Royal Palace Hotel

Old Road, Near Petrol Pump, Leh, Jammu and Kashmir, 194101, India
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Satisfaction Excellent
Very Good


Value Score No Data

Good For Families
  • Families100
  • Couples60
  • Solo0
  • Business0

More about Royal Palace Hotel


Cars by Pangong LakeCars by Pangong Lake

The road outside the guesthouseThe road outside the guesthouse

Day 9 (Nimaling to Churkimo)Day 9 (Nimaling to Churkimo)

Day 2 (Zinchen to Rumbak)Day 2 (Zinchen to Rumbak)

Forum Posts


by archanalal

need to know very urgently how is hotel royal palace in leh?
is it better than hotel dragon?
need to know asap...


by ulall

Dear Archana -- did you find out anything about the Royal Palace Hotel?
We are going now and it is being suggested.
The alternative is Hotel Spic-n-Span

Any suggestions will be sincerely appreciated


by archanalal

sorry i didnt seee ur message earlier...
hope u had a good time in Leh.
From what i heard Royal Palace is a good hotel "A class" which is the best for that area.
thats it for now

Travel Tips for Leh

The door to Ladakh

by zumodemango

Favorite, favorite is all Leh, i love Leh! The Royal Palace, Tsemo Gompa, Shanti Stupa, the bazaar and the wonderful mosque, but the most interesting thing is walk by the streets without no objective. See the bakers, all the shops, the narrow streets, the fruits markets, and talk with the people. "Funny" to see and fell the way the drive , like in a car race in the middle of narrow streets with bicicles, dogs, people! really fast!!!!
Leh in the middle of the mountains is the image i have stick on my mind.

Things to pack and guard with your life!

by akhilkvav

Nothing extraordinary, any bag/suitcase will do here. Some warm clothing will do, Leh is quite pleasant from May-September. After that gets very cold. TISSUE PAPER, TISSUE PAPER, AND MORE TISSUE PAPER!!! It's very expensive in Leh, don't know why. And yes, sunscreen (above 15 SPF) is quite useful. Digital cameras have shorter battery life, due to the temperature being outside the normal operating range of the batteries. People should plan and stock up for a 15-20% drop in battery life. Torch (no power most of the time in Leh)

Baker street

by call_me_rhia

I don't know if this little lane has a name, but I always called it baker street because it's full of traditional Bakery shops: small, dark and with real ovens. Bread there is delicious - really the best I have ever had - and cooked right in front of your eyes. Of course you get to eat it hot, so bring along something to fill your bread with: cheese, chocolate or even better a banana. My favourite baker is the first one on the right: fantastic bread for 2 rupess a piece. Definitely a great bargain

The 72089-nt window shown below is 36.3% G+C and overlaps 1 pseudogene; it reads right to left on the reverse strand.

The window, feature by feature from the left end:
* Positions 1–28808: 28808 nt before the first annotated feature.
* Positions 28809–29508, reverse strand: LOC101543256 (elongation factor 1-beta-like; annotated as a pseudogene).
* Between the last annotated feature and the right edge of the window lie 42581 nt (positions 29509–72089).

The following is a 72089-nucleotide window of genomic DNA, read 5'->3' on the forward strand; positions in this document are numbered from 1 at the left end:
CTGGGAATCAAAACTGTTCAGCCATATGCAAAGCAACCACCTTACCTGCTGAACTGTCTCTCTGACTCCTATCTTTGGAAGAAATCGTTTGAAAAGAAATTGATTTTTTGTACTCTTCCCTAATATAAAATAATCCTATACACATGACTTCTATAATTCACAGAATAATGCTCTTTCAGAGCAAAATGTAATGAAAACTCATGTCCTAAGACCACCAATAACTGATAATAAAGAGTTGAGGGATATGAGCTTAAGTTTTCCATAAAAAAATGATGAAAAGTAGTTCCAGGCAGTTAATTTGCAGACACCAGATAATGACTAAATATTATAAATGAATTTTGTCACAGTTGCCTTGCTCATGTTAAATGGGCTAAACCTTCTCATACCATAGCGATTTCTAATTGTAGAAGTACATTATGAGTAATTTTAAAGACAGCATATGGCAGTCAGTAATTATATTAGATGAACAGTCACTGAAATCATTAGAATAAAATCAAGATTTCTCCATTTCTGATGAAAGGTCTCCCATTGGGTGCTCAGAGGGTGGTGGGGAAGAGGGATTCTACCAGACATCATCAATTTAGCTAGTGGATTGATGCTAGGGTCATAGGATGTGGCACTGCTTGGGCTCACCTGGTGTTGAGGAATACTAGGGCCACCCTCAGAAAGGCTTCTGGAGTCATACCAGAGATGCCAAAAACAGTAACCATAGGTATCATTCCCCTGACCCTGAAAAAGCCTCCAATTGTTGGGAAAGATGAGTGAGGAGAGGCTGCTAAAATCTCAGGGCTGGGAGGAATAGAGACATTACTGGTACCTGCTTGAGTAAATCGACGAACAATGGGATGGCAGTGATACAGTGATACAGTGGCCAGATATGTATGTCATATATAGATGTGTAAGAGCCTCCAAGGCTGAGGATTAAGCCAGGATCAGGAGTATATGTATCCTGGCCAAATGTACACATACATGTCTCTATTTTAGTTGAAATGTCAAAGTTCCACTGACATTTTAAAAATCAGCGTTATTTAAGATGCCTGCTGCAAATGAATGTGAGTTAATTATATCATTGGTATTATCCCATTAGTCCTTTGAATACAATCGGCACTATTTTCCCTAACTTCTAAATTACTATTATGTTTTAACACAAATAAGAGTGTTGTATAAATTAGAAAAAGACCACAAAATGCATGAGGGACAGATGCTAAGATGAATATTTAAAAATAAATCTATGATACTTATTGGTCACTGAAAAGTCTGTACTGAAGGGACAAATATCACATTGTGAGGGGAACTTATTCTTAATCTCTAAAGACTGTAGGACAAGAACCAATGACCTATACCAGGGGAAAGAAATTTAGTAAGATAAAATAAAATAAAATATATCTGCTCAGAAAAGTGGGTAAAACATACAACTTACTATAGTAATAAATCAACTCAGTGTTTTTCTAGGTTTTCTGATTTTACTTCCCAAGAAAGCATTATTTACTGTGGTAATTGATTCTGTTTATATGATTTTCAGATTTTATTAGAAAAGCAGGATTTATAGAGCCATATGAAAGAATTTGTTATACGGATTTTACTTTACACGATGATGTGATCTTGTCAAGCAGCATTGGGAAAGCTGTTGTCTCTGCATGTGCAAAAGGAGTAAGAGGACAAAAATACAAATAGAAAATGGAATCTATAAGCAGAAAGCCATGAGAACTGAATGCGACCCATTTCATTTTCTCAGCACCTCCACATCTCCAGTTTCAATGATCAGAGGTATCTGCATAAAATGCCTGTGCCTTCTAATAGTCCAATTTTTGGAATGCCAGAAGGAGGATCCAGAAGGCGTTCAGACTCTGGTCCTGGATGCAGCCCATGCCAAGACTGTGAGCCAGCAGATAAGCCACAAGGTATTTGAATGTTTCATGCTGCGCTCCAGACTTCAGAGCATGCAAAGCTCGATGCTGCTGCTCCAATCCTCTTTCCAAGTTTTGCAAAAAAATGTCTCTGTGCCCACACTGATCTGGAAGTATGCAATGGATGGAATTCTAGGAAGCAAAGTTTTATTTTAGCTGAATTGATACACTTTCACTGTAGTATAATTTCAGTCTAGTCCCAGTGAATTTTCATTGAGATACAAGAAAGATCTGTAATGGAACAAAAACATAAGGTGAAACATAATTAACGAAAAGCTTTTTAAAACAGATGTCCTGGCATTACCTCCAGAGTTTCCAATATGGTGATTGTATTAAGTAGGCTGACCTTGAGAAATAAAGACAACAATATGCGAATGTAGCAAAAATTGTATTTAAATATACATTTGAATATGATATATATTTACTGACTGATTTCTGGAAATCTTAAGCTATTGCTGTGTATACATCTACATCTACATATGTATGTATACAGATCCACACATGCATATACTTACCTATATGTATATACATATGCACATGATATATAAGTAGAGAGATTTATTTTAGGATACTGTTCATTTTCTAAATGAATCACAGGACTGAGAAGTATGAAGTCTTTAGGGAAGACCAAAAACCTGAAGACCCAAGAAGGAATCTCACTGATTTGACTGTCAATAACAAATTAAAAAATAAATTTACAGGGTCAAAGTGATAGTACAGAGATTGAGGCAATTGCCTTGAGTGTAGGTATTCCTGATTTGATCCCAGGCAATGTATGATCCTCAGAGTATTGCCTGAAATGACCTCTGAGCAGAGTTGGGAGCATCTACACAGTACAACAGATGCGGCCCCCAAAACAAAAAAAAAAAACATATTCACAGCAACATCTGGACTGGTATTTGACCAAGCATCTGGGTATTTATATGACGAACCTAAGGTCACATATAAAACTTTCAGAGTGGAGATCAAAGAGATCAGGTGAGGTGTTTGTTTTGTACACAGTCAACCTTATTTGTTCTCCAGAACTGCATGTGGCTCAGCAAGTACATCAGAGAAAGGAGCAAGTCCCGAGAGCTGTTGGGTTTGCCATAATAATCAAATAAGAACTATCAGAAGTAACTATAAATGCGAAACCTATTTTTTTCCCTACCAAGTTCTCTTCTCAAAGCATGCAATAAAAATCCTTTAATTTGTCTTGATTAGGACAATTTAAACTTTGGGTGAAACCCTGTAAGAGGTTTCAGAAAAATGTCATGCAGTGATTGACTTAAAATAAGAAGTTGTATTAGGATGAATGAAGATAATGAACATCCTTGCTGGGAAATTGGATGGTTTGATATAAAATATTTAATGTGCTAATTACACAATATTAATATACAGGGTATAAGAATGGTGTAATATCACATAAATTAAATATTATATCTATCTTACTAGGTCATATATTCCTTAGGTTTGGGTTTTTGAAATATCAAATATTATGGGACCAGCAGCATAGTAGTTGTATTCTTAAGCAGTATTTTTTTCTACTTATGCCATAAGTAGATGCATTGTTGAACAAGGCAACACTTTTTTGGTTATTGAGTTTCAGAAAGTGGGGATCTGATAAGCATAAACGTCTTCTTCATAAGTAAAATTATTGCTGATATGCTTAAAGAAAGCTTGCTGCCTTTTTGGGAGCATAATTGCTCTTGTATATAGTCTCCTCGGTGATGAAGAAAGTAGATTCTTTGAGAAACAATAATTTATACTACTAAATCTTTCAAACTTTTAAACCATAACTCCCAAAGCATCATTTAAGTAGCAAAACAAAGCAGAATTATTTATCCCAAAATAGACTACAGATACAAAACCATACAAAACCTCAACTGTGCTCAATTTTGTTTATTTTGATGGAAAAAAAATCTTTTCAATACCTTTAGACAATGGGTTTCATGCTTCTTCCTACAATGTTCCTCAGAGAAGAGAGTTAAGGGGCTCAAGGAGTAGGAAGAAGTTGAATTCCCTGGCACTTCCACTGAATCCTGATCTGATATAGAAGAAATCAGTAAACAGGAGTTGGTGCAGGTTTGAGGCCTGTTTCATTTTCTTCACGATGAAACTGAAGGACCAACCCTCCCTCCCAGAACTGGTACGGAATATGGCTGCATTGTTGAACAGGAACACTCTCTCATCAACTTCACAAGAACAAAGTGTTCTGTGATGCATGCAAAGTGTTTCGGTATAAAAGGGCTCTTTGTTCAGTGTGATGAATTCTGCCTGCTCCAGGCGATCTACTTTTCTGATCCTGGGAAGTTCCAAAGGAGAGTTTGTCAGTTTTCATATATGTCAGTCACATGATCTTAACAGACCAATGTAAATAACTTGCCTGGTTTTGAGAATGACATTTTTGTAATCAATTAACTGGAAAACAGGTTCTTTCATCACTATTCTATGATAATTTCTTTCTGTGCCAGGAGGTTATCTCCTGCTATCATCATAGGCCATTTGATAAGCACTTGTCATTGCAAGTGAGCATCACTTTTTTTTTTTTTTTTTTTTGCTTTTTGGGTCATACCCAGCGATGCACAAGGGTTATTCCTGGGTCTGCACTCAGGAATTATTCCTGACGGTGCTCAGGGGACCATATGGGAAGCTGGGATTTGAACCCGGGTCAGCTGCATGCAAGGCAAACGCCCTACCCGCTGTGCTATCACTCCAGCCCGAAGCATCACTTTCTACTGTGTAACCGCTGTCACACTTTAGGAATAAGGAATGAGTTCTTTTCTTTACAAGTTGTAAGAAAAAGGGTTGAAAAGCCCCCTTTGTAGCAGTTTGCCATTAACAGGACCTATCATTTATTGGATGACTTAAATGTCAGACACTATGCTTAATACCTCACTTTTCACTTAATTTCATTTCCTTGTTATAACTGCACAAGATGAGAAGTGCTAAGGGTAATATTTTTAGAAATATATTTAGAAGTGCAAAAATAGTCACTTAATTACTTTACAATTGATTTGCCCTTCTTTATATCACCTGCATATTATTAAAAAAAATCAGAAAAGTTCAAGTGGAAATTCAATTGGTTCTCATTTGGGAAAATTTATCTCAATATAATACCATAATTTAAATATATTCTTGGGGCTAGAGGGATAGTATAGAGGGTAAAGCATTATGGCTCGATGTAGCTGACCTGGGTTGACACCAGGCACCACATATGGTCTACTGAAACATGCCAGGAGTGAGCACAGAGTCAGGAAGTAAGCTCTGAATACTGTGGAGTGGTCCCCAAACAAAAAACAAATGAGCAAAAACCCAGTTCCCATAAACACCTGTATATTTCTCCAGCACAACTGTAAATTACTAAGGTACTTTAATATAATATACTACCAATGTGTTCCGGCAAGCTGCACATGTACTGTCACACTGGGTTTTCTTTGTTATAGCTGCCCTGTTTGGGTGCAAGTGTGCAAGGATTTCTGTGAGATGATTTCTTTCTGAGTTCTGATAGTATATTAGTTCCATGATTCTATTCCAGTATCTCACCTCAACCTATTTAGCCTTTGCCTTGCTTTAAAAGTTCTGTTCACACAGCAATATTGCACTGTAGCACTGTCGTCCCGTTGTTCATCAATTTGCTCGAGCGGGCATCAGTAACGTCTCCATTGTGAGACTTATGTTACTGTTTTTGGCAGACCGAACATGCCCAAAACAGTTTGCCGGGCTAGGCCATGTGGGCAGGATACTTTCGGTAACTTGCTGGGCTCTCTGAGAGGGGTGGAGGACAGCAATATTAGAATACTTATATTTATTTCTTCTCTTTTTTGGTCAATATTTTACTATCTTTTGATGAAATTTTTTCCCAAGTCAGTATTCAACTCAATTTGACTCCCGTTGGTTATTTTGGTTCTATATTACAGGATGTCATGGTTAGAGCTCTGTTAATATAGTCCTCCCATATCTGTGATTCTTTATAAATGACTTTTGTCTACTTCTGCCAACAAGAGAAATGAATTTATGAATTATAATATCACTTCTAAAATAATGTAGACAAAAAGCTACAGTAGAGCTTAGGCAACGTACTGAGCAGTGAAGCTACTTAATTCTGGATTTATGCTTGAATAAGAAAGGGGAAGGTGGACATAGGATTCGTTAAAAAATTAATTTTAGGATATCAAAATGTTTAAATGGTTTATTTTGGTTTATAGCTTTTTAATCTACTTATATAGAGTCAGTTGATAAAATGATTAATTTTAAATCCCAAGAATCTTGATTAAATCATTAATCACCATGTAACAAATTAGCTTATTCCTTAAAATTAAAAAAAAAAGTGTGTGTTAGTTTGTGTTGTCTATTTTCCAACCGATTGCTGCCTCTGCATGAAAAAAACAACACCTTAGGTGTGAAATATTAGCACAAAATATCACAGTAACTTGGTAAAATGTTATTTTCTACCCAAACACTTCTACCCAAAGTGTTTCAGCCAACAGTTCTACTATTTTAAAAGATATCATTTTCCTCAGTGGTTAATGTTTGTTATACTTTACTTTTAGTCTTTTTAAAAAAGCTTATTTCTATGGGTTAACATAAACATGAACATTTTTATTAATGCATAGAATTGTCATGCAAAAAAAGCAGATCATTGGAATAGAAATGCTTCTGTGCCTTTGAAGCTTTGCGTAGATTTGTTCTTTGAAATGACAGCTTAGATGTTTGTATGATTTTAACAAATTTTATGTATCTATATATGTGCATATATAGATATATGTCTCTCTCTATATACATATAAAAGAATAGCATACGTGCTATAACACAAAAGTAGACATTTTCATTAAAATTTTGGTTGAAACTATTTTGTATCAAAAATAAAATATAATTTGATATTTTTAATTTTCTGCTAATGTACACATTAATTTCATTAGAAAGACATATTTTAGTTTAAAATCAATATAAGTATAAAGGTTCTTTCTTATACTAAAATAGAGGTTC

the Post Office

by call_me_rhia

If, in the world, there's a post office that looks quaint, it must be the one in Leh. What I mean by quaint is: small, old and inefficient-looking. I never quite managed to figure out the opening hours. When I found it open, they had run out of the proper stamps. And yet - in spite of it all, it turned out to be really efficient: not only all the postcards that we handed in were sent - but they reached home in record time. Moral of the story: never judge a book by its cover

Thiske, Matho, the Maitreya at Thiske

by Beefy_SAFC

The Gelugpa Thiske (or Tiske or Tiskey or Thiskey - take you're pick) Gompa is another place which, like the ruined palace in Leh, is seriously over photographed - I wouldn't be surprised if the monks ask for the photography to stop, in case all those camera flashes going off make tourists mistake the place for a nightclub. It's resemblance (from it's eastern side at least) to the Polata Palace in Lhasa is quite remarkable (a mini version if you like).

The gompa has seen a remarkable upsurge in fortunes since the arrival of tourists in 1974 and the money from tourism has allowed major renovation work and rebuilding to be carried out. The Maitreya (Future Buddha) Temple (the Buddha itself is shown below) is one example, it being inaugurated by the Dalai Lama in 1980. However, two problems that the temple does have is that the influx of tourists (it's only a short drive from Leh) make meditation difficult and the local Rinpoche has become involved in Kashmiri politics, thus it's reputation has suffered.

Apparently, prayer time is a good time to visit if you want to hear the giant Tibetan trumpets being played. Thiske is also a good vantage point to look at the rest of the upper Indus Valley - from it, you can see Shey and Stok (the current residence of the Ladakhi royal family) to the west, Matho (pictured below) across the Indus with the mountains rising away behind it (some people have advertised this as 'Alchi' elsewhere???), and also Stakna to the south. Thiske's chortens also have another use - protecting cars from the weather. I wonder if Thiske charges for the use of it's car parking chortens?


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